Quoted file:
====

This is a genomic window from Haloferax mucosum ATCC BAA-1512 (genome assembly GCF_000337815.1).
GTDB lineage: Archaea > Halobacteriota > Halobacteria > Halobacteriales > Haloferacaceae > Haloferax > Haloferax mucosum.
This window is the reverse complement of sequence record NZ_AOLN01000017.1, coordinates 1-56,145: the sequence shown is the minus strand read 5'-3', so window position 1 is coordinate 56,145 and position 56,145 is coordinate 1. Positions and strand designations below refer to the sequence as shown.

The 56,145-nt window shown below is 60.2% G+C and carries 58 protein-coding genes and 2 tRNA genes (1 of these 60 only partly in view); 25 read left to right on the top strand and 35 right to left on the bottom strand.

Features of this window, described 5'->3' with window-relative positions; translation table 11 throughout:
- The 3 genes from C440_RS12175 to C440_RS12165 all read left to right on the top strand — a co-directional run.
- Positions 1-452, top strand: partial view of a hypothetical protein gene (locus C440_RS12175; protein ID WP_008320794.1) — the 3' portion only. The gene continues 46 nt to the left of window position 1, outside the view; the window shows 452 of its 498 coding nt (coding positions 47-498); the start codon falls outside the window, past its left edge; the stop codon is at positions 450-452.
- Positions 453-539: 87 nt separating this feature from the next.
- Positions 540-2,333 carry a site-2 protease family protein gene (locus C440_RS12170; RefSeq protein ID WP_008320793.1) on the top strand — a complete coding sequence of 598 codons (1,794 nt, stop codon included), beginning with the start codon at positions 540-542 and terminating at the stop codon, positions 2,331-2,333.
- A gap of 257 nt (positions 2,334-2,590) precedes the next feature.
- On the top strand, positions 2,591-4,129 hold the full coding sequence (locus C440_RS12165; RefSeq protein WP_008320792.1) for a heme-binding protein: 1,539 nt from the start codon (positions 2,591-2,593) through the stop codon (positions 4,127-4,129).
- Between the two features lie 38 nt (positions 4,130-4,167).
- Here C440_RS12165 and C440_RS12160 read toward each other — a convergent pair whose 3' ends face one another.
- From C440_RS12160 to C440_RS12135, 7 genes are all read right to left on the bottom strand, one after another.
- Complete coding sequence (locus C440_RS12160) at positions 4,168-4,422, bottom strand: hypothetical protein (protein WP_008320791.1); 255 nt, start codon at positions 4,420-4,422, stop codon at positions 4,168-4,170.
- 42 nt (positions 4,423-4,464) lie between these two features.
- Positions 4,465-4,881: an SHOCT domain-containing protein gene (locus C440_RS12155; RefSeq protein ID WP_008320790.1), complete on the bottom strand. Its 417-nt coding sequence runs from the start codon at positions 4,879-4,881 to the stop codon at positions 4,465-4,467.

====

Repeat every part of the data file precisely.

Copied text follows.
This is a genomic window from Haloferax mucosum ATCC BAA-1512 (genome assembly GCF_000337815.1).
GTDB lineage: Archaea > Halobacteriota > Halobacteria > Halobacteriales > Haloferacaceae > Haloferax > Haloferax mucosum.
This window is the reverse complement of sequence record NZ_AOLN01000017.1, coordinates 1-56,145: the sequence shown is the minus strand read 5'-3', so window position 1 is coordinate 56,145 and position 56,145 is coordinate 1. Positions and strand designations below refer to the sequence as shown.

The 56,145-nt window shown below is 60.2% G+C and carries 58 protein-coding genes and 2 tRNA genes (1 of these 60 only partly in view); 25 read left to right on the top strand and 35 right to left on the bottom strand.

Features of this window, described 5'->3' with window-relative positions; translation table 11 throughout:
- The 3 genes from C440_RS12175 to C440_RS12165 all read left to right on the top strand — a co-directional run.
- Positions 1-452, top strand: partial view of a hypothetical protein gene (locus C440_RS12175; protein ID WP_008320794.1) — the 3' portion only. The gene continues 46 nt to the left of window position 1, outside the view; the window shows 452 of its 498 coding nt (coding positions 47-498); the start codon falls outside the window, past its left edge; the stop codon is at positions 450-452.
- Positions 453-539: 87 nt separating this feature from the next.
- Positions 540-2,333 carry a site-2 protease family protein gene (locus C440_RS12170; RefSeq protein ID WP_008320793.1) on the top strand — a complete coding sequence of 598 codons (1,794 nt, stop codon included), beginning with the start codon at positions 540-542 and terminating at the stop codon, positions 2,331-2,333.
- A gap of 257 nt (positions 2,334-2,590) precedes the next feature.
- On the top strand, positions 2,591-4,129 hold the full coding sequence (locus C440_RS12165; RefSeq protein WP_008320792.1) for a heme-binding protein: 1,539 nt from the start codon (positions 2,591-2,593) through the stop codon (positions 4,127-4,129).
- Between the two features lie 38 nt (positions 4,130-4,167).
- Here C440_RS12165 and C440_RS12160 read toward each other — a convergent pair whose 3' ends face one another.
- From C440_RS12160 to C440_RS12135, 7 genes are all read right to left on the bottom strand, one after another.
- Complete coding sequence (locus C440_RS12160) at positions 4,168-4,422, bottom strand: hypothetical protein (protein WP_008320791.1); 255 nt, start codon at positions 4,420-4,422, stop codon at positions 4,168-4,170.
- 42 nt (positions 4,423-4,464) lie between these two features.
- Positions 4,465-4,881: an SHOCT domain-containing protein gene (locus C440_RS12155; RefSeq protein ID WP_008320790.1), complete on the bottom strand. Its 417-nt coding sequence runs from the start codon at positions 4,879-4,881 to the stop codon at positions 4,465-4,467.